An exchange of knowledge and scientists across borders, joint research projects and workshops – with the signing of a Memorandum of Understanding on 16 April 2014, the German Aerospace Center (Deutsches Zentrum für Luft- und Raumfahrt; DLR) and the Japanese National Institute of Information and Communications Technology (NICT) are strengthening their cooperation in the crucial research area of optical satellite-Earth communication. "NICT is not an unknown partner to us, and we are delighted that the already existing collaboration will become even stronger in the future," stated DLR Executive Board Chairman Johann-Dietrich Wörner.
In 2006 and 2009, the DLR Institute of Communications and Navigation, JAXA and NICT collaborated in Project KIODO. Within the project, they executed optical downlink experiments with JAXA's Kirari satellite to measure and assess the influence of the atmosphere on data transfer. This collaboration will be extended to continue the exploration of optical data transfer.
The future of data transfer
The two research institutes already have infrastructure and expertise in this area. DLR operates both a stationary and a transportable optical ground station for laser communication with satellites and NICT has an optical ground station in Tokyo. Both institutes are currently conducting experiments for space missions; the Institute of Communications and Navigation is working with the University of Stuttgart and the DLR Institute of Optical Sensor Systems to develop OSIRIS (the Optical Space Infrared Downlink System), an experimental optical system for small satellites. The suitability of the system for use in space will be tested on board the Flying Laptop (University of Stuttgart) and BIROS (DLR) satellites. Meanwhile, Japanese colleagues are working on SOTA (Small Optical Transponder), an optical communication terminal with the same objectives as DLR's undertaking. Under the Memorandum of Understanding, the two partners will, for example, both receive data acquired by their partner's experiment in space at their ground stations.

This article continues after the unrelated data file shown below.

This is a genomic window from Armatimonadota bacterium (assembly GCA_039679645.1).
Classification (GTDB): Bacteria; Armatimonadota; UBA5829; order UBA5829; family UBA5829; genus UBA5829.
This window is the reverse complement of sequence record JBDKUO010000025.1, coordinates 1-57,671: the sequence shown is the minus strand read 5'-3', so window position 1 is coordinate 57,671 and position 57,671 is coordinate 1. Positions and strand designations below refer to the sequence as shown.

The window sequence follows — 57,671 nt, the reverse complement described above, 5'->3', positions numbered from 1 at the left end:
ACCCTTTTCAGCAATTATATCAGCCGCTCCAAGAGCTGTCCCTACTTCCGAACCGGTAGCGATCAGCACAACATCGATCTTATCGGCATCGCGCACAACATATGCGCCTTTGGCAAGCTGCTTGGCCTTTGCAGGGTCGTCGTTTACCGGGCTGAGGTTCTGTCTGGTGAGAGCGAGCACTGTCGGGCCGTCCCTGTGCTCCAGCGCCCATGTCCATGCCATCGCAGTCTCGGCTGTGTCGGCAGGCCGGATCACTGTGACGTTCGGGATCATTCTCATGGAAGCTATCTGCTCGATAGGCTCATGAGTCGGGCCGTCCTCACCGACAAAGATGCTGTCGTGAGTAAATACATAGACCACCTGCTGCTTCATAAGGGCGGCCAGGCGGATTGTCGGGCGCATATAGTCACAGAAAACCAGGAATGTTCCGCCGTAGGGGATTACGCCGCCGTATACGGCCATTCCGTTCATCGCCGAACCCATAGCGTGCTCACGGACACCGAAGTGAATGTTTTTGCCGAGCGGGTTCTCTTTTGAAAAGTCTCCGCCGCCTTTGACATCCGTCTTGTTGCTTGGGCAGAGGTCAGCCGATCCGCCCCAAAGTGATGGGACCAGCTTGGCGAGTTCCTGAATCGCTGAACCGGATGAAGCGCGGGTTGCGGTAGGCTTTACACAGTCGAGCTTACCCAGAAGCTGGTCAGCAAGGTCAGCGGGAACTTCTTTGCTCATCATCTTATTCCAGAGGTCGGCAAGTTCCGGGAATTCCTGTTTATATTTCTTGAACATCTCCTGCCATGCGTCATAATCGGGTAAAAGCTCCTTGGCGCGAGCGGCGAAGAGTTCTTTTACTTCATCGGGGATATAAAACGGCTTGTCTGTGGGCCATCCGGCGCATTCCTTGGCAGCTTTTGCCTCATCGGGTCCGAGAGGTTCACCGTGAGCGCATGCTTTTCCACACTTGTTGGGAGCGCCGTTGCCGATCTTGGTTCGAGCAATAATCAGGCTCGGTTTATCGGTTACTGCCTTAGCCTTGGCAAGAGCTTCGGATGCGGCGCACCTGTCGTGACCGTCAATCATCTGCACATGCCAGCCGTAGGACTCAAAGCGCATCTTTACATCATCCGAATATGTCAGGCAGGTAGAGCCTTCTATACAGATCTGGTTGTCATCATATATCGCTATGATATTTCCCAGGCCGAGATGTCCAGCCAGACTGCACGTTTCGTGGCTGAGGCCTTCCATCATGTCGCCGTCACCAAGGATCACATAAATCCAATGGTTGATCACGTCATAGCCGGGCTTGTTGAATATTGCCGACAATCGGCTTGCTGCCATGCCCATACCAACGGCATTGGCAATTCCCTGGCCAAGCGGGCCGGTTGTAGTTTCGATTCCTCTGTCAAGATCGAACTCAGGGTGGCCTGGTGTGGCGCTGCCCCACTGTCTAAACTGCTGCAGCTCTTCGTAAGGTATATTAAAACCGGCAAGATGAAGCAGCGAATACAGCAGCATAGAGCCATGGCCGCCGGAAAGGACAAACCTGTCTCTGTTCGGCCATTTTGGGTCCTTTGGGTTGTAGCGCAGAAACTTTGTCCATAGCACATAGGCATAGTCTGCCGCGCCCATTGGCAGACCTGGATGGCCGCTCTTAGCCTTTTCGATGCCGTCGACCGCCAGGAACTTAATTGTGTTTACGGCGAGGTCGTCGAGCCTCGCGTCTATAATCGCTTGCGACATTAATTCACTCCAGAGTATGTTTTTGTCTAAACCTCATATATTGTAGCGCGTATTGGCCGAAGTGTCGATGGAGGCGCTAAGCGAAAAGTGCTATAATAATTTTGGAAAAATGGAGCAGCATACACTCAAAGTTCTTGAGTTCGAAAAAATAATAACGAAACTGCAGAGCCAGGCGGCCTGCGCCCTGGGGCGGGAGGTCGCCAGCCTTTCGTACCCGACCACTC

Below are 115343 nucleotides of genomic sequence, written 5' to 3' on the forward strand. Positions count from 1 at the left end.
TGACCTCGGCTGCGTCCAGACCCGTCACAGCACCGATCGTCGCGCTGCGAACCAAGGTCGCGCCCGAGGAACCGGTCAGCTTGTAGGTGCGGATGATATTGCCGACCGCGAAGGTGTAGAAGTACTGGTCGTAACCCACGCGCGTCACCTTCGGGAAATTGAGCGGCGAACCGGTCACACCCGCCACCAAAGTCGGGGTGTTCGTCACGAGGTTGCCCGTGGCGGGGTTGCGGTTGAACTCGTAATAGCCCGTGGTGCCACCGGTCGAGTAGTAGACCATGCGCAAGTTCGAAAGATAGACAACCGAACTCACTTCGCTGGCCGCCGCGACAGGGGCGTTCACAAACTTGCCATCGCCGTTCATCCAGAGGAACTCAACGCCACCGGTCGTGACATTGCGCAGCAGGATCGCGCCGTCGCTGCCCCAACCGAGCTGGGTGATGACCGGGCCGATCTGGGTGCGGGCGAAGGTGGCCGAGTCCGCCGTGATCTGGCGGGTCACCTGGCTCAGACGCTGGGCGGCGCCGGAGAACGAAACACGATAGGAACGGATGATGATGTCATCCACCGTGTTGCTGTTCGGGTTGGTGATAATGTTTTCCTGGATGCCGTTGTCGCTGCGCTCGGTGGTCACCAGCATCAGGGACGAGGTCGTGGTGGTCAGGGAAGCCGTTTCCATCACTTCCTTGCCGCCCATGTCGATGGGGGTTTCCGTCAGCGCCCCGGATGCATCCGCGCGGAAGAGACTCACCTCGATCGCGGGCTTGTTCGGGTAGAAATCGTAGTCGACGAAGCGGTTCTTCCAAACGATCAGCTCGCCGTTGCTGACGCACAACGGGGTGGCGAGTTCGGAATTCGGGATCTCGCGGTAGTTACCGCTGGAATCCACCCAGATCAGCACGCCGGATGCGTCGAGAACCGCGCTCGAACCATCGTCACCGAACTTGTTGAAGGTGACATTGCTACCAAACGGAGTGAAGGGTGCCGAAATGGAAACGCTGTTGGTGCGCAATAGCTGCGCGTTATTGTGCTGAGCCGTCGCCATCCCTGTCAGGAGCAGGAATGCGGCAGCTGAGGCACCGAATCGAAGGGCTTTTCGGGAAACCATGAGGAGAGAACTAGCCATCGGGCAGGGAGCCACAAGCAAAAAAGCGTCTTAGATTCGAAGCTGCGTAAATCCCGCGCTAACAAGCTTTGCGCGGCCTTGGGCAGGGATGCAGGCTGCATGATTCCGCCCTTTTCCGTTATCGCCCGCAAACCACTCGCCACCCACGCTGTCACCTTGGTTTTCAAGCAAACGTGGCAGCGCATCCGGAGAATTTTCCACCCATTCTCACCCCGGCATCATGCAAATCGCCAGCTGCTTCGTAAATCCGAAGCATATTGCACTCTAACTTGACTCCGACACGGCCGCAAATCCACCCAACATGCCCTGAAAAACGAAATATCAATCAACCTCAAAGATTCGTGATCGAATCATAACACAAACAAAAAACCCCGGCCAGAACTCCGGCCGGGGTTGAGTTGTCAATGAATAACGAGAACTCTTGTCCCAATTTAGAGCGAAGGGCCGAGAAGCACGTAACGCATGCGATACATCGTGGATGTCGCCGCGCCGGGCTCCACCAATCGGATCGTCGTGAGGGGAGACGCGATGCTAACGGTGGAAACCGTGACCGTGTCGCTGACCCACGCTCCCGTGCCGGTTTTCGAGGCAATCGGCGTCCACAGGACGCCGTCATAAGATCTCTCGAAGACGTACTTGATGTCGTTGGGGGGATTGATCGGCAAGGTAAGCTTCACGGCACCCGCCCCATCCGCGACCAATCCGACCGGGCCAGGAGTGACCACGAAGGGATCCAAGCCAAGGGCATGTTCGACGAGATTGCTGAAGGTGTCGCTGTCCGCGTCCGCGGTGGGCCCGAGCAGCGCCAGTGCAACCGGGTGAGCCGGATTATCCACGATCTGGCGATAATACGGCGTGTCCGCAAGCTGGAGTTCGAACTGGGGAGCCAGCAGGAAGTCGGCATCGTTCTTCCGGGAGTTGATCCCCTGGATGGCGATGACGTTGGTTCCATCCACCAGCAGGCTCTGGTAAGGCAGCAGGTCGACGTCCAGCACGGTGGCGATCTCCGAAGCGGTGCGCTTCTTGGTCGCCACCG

"The high data rate achievable using optical communication systems will increasingly make them the method of choice for intersatellite and ground station-satellite communication," explains Christian Fuchs from the DLR Institute of Communications and Navigation. Cameras and sensors on board Earth observation satellites are consistently becoming more powerful. Similarly, communication systems are required to have the capability of sending all the data acquired back to Earth. Optical data transfer systems can relieve the capacity bottleneck that arises as a result. They enable very high data rates compared to conventional radio systems, are power-efficient and are not subjected to any frequency regulations. The collaboration between the two research institutes is expected to promote the research and application of this technology.